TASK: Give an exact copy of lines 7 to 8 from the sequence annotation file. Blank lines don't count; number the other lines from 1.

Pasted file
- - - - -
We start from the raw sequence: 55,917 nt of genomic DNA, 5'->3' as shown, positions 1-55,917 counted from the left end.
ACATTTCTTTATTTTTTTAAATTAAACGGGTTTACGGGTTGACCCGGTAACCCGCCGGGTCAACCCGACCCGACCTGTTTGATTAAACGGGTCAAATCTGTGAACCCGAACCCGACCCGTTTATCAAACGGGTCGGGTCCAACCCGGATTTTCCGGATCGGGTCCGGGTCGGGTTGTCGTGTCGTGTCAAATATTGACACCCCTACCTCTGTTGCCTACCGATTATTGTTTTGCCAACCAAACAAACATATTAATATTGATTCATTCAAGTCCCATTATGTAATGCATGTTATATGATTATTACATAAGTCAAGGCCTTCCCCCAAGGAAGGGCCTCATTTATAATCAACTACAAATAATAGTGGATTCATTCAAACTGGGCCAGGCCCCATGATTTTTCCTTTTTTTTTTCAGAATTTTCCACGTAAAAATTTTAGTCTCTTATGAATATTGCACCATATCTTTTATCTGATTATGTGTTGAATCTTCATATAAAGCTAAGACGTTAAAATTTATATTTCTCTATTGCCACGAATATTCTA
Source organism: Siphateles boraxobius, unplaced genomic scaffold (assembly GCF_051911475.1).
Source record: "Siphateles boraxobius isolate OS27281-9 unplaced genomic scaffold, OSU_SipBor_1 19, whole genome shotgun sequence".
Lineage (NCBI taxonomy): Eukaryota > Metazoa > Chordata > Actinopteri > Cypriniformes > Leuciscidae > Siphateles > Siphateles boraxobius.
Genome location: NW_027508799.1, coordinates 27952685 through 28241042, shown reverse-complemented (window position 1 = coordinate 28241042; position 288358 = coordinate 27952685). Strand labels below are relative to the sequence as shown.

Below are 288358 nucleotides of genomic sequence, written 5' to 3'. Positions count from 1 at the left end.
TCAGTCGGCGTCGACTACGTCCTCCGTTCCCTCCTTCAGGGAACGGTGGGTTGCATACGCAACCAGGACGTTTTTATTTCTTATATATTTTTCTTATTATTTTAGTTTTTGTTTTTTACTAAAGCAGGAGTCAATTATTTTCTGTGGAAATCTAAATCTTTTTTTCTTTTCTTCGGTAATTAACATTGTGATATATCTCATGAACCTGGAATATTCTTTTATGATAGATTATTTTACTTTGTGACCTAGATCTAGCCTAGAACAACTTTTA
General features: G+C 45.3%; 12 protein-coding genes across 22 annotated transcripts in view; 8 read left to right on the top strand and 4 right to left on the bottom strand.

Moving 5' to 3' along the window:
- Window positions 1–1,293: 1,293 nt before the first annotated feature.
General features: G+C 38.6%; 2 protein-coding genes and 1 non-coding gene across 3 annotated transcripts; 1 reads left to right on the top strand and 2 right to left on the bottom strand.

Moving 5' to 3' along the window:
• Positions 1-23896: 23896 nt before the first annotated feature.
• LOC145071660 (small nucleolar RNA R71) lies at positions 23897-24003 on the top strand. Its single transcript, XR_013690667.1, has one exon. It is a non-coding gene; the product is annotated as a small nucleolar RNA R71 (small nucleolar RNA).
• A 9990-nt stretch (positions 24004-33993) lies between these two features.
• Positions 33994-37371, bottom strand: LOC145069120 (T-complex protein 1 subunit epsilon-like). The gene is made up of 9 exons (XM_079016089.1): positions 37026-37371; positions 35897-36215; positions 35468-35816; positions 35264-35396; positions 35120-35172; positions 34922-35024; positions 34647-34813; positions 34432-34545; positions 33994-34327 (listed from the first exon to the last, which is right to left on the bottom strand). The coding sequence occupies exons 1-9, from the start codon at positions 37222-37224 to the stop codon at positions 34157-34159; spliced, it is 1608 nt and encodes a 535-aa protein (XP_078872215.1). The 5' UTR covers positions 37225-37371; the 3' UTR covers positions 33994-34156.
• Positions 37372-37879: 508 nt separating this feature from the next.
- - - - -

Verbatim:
Below are 288358 nucleotides of genomic sequence, written 5' to 3'. Positions count from 1 at the left end.
TCAGTCGGCGTCGACTACGTCCTCCGTTCCCTCCTTCAGGGAACGGTGGGTTGCATACGCAACCAGGACGTTTTTATTTCTTATATATTTTTCTTATTATTTTAGTTTTTGTTTTTTACTAAAGCAGGAGTCAATTATTTTCTGTGGAAATCTAAATCTTTTTTTCTTTTCTTCGGTAATTAACATTGTGATATATCTCATGAACCTGGAATATTCTTTTATGATAGATTATTTTACTTTGTGACCTAGATCTAGCCTAGAACAACTTTTA